NATO has always been more than just a traditional military alliance because it has always been about more than just traditional military security.
When the Atlantic Alliance was established 60 years ago, its founding vision involved more than just the defence of Europe and America against the Soviet Union. It was much bigger and far more compelling than that. NATO’s original raison d’être was nothing less than the defence of Western civilization against Eastern tyranny.
If anything, the ensuing decades of the Cold War clarified and crystallized the political and intellectual division between the West and the East. And NATO evolved from its origins as a defensive alliance to become part of an offensive vanguard that sought to spread the ideals of Western civilization, such as political freedom and democratic capitalism, to other parts of the world. The issue of enlarging NATO, for example, came to epitomize the larger question of establishing the borders of Western civilization.
But somewhere along the way, the West stopped believing in the idea of Western civilization. In the United States, the spread of economic interests throughout Asia and Latin America, that is to say, outside of the boundaries of the West, made the concept of Western civilization seem too narrow. In Europe, the rise of deconstructionism and post-modern philosophy displaced the core intellectual and spiritual base of Western civilization, especially as it pertains to Christianity. And in both America and Europe, the steady growth of immigration from non-Western countries has led to the rise of multicultural ideology, which at base is hostile to the idea of Western civilization. As a result, the West is now essentially post-Western.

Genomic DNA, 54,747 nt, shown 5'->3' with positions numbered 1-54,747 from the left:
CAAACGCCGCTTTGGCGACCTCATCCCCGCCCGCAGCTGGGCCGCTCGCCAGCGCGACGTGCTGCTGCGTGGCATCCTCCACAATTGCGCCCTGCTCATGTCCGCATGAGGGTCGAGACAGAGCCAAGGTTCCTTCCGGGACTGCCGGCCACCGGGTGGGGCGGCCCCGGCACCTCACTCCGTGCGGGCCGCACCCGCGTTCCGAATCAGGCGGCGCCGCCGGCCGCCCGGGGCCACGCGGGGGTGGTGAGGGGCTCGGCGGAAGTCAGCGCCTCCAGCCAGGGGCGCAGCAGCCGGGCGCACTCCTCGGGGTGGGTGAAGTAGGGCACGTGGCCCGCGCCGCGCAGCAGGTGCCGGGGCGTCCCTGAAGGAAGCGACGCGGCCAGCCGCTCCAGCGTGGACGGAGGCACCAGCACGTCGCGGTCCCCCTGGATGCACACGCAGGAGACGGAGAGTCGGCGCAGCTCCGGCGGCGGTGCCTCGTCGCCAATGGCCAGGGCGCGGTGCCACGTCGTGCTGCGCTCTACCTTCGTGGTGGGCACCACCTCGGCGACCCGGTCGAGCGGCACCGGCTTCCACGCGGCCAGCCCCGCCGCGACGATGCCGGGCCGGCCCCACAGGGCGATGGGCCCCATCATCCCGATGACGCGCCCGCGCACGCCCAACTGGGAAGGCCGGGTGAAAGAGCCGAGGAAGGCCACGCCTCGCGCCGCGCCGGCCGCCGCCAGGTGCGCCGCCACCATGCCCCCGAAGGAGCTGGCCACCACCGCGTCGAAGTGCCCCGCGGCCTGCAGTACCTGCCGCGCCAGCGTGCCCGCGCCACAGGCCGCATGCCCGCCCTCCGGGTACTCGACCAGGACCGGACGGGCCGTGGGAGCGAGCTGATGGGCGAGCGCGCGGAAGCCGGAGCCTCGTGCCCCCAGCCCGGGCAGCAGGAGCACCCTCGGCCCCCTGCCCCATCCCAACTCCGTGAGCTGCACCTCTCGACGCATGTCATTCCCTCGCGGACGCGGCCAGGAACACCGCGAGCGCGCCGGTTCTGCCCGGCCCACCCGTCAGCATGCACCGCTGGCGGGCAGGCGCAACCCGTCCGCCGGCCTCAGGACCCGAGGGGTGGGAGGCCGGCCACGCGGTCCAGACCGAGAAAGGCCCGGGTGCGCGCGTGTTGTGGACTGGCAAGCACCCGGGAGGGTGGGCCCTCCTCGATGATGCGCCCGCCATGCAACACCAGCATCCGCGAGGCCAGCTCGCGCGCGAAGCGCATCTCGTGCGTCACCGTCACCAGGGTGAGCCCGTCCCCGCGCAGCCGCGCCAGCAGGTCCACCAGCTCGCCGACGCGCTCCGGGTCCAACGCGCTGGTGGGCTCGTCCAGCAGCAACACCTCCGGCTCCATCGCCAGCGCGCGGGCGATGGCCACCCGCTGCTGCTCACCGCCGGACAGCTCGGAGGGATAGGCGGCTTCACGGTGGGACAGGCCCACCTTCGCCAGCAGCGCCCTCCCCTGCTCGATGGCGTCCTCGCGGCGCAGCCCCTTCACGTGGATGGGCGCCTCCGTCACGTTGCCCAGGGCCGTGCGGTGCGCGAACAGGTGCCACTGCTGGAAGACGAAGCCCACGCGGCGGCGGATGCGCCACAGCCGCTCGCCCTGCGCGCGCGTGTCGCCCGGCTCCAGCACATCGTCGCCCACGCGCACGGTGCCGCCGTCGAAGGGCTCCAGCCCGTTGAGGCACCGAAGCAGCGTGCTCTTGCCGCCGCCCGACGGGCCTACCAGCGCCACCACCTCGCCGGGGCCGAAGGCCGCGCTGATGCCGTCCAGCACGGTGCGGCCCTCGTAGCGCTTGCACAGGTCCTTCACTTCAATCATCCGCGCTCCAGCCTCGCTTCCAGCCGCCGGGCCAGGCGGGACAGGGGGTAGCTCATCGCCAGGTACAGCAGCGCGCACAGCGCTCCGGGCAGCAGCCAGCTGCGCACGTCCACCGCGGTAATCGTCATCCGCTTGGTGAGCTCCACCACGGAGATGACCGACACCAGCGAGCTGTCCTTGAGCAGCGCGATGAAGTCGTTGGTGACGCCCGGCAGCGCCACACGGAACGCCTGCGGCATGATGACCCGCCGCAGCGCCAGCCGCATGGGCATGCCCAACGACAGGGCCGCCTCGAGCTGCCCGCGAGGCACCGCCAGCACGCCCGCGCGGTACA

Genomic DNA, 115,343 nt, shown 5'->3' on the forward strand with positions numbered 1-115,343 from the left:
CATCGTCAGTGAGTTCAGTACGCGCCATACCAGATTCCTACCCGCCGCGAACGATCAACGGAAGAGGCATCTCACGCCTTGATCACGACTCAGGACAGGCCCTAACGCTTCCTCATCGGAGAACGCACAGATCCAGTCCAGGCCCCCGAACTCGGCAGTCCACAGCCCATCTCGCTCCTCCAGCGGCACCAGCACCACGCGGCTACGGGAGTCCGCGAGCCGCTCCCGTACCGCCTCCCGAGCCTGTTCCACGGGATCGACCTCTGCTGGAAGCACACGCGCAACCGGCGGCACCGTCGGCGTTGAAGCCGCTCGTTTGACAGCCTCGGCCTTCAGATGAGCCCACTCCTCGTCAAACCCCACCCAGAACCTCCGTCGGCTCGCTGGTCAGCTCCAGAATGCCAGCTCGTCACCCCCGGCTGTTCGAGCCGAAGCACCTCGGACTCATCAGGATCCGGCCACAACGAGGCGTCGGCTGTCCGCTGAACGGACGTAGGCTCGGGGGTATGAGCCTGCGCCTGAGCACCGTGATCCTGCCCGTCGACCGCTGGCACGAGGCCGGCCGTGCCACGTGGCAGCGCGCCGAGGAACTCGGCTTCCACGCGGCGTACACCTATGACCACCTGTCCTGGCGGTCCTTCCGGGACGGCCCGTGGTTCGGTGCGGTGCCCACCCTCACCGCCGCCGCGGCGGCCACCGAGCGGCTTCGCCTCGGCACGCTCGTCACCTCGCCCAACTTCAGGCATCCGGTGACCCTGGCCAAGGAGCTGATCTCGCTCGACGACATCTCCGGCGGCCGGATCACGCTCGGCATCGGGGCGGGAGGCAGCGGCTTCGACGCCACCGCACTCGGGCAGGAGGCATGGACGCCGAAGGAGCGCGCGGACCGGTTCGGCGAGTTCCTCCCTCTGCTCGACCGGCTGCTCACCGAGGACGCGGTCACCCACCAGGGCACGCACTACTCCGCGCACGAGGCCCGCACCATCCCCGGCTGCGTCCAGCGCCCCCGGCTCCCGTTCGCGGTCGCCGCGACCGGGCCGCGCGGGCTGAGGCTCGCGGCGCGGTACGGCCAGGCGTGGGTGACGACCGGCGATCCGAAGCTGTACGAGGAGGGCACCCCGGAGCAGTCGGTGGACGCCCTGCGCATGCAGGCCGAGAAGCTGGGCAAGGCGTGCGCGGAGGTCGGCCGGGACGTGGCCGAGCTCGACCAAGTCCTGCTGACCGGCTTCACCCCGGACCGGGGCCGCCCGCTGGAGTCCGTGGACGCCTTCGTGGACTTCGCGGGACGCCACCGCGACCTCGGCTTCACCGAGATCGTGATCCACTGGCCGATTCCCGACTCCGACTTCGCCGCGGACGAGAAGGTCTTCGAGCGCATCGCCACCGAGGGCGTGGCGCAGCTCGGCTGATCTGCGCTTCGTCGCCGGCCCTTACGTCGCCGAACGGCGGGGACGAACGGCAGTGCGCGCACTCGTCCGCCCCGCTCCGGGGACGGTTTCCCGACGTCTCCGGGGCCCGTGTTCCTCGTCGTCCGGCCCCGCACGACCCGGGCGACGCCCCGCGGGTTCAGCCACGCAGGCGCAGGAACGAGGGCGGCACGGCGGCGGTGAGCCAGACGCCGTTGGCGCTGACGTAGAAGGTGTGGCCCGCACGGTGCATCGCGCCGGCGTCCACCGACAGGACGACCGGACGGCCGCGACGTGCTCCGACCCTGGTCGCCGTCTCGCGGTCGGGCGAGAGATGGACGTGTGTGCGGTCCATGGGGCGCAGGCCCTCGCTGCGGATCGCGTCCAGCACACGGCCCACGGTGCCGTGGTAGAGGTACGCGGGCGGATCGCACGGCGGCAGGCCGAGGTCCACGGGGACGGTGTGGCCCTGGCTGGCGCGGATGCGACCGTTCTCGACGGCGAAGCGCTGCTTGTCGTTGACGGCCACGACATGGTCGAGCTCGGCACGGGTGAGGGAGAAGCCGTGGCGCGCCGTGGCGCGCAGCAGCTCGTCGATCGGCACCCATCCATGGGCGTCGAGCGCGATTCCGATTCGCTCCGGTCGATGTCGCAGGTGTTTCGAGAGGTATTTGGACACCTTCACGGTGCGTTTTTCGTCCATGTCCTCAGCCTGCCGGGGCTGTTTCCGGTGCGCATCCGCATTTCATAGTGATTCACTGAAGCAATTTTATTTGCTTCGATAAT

This post-Cold War, post-Western West is, however, in the throes of a profound identity crisis. It is adrift and unable (and seemingly unwilling) to define, much less defend its values and face up to the challenges that threaten its way of life. It is weak and divided. It is in crisis, both morally and intellectually.
The abandonment of Western civilization by its strongest defenders, combined with important shifts in the transatlantic balance of power, has contributed to a fundamental breakdown of the Euro-Atlantic security order. Europe and the United States are now incapable of agreeing upon even the most basic strategic priorities. They remain unable to define, much less engage, strategic threats. The end of the West has also had major negative consequences for NATO, because it has deprived the Atlantic Alliance of its main legitimating mission. Since the end of the Cold War, NATO has been at the mercy mainly of bureaucratic momentum, which is why it generates so little enthusiasm and political support from among European and American publics.
If NATO is to survive another 60 years, it needs more than just a new Strategic Concept. It needs to conceptualise a new legitimizing idea, a grand overarching vision that clearly and effectively confronts the grim security realities the world now faces. Still missing at this historical crossroads is the leadership that is up to the task of turning vision into reality. At transatlantic summit after transatlantic summit, European and American political leaders seem content to paper over problems instead of solving them. Historically, the West has not been given to fatalism and a good step in the right direction would be to confidently and articulately reaffirm support for the time-honoured values and principles of Western civilization. Otherwise the future of transatlantic relations in general, and NATO in particular, will remain an open question.
Soeren Kern is Senior Fellow for Transatlantic Relations at the Madrid-based Grupo de Estudios Estratégicos / Strategic Studies Group
Published in Security and Defense Discussion Paper, July 1, 2009